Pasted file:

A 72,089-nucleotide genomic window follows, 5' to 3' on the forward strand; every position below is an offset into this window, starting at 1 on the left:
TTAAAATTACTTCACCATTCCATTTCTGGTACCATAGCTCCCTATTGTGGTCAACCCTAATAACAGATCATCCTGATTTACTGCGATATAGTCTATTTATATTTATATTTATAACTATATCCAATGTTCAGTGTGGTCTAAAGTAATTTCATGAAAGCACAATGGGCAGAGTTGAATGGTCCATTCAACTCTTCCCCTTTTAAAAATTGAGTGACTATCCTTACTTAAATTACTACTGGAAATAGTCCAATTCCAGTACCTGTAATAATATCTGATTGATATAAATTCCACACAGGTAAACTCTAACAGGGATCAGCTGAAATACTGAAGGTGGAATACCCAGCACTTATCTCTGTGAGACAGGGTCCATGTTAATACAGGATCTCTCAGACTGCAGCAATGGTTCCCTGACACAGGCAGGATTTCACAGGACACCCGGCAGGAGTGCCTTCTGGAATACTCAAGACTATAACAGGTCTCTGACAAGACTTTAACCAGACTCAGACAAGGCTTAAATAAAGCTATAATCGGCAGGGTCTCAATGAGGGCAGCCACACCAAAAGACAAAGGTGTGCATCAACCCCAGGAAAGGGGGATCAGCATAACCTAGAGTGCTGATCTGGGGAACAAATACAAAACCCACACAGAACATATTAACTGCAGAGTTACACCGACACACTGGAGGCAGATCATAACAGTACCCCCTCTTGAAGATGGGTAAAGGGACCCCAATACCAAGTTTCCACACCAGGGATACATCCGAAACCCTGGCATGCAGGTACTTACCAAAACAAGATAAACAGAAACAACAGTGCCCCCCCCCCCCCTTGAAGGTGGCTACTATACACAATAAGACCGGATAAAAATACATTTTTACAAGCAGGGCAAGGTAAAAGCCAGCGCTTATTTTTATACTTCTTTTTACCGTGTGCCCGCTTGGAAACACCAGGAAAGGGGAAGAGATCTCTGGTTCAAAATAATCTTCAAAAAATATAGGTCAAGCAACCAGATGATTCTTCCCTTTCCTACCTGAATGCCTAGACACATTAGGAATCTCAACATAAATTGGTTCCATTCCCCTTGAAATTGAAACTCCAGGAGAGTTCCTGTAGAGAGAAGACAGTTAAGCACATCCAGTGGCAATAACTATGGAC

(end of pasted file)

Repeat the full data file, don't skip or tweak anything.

A 72,089-nucleotide genomic window follows, 5' to 3' on the forward strand; every position below is an offset into this window, starting at 1 on the left:
TTAAAATTACTTCACCATTCCATTTCTGGTACCATAGCTCCCTATTGTGGTCAACCCTAATAACAGATCATCCTGATTTACTGCGATATAGTCTATTTATATTTATATTTATAACTATATCCAATGTTCAGTGTGGTCTAAAGTAATTTCATGAAAGCACAATGGGCAGAGTTGAATGGTCCATTCAACTCTTCCCCTTTTAAAAATTGAGTGACTATCCTTACTTAAATTACTACTGGAAATAGTCCAATTCCAGTACCTGTAATAATATCTGATTGATATAAATTCCACACAGGTAAACTCTAACAGGGATCAGCTGAAATACTGAAGGTGGAATACCCAGCACTTATCTCTGTGAGACAGGGTCCATGTTAATACAGGATCTCTCAGACTGCAGCAATGGTTCCCTGACACAGGCAGGATTTCACAGGACACCCGGCAGGAGTGCCTTCTGGAATACTCAAGACTATAACAGGTCTCTGACAAGACTTTAACCAGACTCAGACAAGGCTTAAATAAAGCTATAATCGGCAGGGTCTCAATGAGGGCAGCCACACCAAAAGACAAAGGTGTGCATCAACCCCAGGAAAGGGGGATCAGCATAACCTAGAGTGCTGATCTGGGGAACAAATACAAAACCCACACAGAACATATTAACTGCAGAGTTACACCGACACACTGGAGGCAGATCATAACAGTACCCCCTCTTGAAGATGGGTAAAGGGACCCCAATACCAAGTTTCCACACCAGGGATACATCCGAAACCCTGGCATGCAGGTACTTACCAAAACAAGATAAACAGAAACAACAGTGCCCCCCCCCCCCCTTGAAGGTGGCTACTATACACAATAAGACCGGATAAAAATACATTTTTACAAGCAGGGCAAGGTAAAAGCCAGCGCTTATTTTTATACTTCTTTTTACCGTGTGCCCGCTTGGAAACACCAGGAAAGGGGAAGAGATCTCTGGTTCAAAATAATCTTCAAAAAATATAGGTCAAGCAACCAGATGATTCTTCCCTTTCCTACCTGAATGCCTAGACACATTAGGAATCTCAACATAAATTGGTTCCATTCCCCTTGAAATTGAAACTCCAGGAGAGTTCCTGTAGAGAGAAGACAGTTAAGCACATCCAGTGGCAATAACTATGGAC